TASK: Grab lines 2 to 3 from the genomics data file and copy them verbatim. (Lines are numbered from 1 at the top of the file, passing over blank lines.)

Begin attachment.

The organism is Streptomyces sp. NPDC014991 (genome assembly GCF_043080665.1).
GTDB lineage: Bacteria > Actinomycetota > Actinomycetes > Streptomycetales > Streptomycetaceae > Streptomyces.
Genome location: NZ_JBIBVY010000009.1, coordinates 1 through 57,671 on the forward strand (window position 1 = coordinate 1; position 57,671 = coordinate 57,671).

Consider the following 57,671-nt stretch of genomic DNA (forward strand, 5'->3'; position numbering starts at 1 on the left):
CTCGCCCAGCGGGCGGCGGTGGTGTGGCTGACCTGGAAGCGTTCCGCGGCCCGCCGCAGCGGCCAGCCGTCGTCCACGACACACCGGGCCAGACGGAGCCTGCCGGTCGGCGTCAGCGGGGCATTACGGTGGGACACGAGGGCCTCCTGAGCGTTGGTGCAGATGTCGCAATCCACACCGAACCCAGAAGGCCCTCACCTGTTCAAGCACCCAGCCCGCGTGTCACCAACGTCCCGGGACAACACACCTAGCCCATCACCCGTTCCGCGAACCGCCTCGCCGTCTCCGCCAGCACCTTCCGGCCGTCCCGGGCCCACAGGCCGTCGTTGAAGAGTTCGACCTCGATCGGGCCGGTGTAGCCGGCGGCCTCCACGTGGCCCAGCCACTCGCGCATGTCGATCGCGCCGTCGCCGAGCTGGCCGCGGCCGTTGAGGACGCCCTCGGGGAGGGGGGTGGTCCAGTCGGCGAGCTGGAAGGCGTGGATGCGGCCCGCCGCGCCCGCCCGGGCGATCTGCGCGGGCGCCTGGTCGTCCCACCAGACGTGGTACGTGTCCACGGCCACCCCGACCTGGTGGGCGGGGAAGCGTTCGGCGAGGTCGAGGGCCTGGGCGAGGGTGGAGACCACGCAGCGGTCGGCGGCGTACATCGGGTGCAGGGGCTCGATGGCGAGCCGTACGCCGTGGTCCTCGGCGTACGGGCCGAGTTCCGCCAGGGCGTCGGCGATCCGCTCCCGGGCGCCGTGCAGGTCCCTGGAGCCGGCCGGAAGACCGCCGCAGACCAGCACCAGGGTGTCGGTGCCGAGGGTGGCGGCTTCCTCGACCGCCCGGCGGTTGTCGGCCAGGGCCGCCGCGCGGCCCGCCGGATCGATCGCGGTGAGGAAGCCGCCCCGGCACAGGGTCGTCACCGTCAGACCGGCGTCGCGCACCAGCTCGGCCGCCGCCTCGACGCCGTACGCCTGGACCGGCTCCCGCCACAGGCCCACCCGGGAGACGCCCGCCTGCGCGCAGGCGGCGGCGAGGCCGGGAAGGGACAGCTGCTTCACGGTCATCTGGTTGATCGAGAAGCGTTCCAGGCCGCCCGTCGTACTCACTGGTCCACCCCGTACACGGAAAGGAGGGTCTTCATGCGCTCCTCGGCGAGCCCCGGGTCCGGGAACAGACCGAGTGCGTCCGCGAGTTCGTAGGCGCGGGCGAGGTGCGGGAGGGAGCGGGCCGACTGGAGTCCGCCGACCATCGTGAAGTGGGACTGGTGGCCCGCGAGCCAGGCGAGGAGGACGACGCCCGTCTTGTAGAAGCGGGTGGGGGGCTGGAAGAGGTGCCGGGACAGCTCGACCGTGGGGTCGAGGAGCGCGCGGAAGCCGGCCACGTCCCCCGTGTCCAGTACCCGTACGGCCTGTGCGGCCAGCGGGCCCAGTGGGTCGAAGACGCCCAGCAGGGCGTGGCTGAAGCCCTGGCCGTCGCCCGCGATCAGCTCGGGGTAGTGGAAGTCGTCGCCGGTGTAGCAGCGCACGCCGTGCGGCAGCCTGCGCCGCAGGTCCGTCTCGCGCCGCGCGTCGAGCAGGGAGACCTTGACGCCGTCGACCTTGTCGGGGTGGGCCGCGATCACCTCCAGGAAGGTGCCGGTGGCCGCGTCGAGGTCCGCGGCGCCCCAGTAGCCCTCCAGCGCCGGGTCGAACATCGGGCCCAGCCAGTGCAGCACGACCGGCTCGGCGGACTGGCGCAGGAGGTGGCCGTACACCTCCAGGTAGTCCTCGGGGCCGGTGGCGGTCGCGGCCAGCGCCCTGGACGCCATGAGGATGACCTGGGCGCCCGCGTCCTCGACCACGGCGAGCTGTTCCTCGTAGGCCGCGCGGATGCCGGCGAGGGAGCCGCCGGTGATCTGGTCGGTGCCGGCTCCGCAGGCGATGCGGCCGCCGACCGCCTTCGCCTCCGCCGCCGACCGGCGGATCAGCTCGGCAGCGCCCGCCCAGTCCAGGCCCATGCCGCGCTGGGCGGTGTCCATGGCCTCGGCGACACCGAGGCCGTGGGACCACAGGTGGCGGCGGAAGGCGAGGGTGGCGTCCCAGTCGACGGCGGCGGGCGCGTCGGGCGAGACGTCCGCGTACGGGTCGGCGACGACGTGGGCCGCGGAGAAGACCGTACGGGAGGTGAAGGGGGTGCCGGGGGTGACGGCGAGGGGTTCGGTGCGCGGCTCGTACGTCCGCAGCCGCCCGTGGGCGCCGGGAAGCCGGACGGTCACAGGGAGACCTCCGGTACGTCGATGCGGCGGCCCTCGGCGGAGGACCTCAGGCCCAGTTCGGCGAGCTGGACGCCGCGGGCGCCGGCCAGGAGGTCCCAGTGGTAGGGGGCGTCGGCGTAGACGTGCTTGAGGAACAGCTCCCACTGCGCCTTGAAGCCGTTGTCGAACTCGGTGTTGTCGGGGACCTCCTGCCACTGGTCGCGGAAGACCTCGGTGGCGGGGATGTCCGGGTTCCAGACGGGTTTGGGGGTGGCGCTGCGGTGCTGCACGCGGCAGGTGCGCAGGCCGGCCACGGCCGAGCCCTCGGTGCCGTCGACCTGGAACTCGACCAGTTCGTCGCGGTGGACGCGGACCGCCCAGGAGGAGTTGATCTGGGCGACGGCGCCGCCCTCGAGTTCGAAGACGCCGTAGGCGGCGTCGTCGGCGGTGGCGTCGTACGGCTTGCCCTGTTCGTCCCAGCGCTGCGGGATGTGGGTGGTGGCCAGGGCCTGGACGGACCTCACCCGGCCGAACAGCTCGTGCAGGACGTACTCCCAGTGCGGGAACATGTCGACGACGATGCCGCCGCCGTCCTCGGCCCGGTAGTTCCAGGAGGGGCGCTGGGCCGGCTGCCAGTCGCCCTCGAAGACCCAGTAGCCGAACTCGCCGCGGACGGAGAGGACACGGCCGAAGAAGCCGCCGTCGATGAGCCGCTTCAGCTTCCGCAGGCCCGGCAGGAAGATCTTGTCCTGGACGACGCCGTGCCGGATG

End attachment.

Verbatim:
GTDB lineage: Bacteria > Actinomycetota > Actinomycetes > Streptomycetales > Streptomycetaceae > Streptomyces.
Genome location: NZ_JBIBVY010000009.1, coordinates 1 through 57,671 on the forward strand (window position 1 = coordinate 1; position 57,671 = coordinate 57,671).